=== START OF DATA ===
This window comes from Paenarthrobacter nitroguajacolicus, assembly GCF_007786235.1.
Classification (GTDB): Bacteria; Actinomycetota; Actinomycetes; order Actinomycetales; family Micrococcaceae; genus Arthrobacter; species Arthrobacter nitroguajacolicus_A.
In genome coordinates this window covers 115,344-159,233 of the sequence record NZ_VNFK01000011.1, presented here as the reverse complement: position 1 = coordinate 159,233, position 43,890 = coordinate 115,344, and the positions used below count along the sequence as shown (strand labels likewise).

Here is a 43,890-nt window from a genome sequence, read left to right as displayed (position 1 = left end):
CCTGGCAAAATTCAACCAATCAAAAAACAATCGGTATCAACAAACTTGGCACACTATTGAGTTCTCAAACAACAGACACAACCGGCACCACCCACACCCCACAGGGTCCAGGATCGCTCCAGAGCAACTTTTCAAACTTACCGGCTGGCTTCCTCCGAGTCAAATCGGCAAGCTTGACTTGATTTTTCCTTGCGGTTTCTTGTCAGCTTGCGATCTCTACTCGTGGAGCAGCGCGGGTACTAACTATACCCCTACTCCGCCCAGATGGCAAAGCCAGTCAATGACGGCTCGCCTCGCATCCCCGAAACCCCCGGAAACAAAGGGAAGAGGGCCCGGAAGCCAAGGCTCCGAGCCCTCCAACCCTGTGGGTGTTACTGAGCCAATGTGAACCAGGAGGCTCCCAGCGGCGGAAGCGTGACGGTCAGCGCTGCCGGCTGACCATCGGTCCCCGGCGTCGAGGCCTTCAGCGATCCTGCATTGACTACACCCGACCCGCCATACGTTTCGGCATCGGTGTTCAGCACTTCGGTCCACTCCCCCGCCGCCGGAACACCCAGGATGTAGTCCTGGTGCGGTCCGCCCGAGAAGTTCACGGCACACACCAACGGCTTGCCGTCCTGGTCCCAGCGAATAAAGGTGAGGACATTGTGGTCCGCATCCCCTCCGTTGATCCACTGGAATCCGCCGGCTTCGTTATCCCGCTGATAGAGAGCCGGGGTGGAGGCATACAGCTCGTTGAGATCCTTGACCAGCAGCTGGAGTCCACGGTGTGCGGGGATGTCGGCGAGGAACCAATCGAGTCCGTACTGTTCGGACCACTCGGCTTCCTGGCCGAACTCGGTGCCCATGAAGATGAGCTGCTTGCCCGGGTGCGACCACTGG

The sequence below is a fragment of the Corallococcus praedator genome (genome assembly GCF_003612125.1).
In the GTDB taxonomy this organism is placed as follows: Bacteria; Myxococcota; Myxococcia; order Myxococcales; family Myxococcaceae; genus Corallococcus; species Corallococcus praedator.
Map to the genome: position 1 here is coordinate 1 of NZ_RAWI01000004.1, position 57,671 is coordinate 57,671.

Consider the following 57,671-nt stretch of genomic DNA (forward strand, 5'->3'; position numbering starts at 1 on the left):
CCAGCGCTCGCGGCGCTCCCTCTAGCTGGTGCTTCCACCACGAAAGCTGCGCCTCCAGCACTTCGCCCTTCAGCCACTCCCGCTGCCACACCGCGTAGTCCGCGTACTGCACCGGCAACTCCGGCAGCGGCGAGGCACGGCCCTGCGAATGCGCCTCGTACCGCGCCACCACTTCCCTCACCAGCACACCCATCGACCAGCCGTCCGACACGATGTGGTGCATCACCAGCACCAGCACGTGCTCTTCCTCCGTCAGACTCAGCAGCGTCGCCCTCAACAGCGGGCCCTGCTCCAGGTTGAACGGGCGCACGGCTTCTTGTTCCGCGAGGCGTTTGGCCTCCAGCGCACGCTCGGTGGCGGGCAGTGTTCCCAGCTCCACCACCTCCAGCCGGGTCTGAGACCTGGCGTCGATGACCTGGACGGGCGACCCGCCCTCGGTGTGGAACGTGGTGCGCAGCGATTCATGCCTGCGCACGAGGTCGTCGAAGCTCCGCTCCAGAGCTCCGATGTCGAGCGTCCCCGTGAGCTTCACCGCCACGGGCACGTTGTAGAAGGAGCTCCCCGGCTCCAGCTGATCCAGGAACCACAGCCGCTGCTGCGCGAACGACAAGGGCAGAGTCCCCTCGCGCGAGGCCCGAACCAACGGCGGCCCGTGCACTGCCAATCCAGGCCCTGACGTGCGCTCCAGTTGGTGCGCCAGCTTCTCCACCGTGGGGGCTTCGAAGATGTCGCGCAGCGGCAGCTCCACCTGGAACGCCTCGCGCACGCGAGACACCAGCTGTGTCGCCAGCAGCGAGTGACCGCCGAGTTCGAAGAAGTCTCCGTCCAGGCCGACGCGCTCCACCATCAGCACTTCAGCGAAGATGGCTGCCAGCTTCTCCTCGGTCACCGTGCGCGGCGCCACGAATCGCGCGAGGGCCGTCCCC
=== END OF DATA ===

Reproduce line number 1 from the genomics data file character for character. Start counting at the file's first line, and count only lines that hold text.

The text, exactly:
This window comes from Paenarthrobacter nitroguajacolicus, assembly GCF_007786235.1.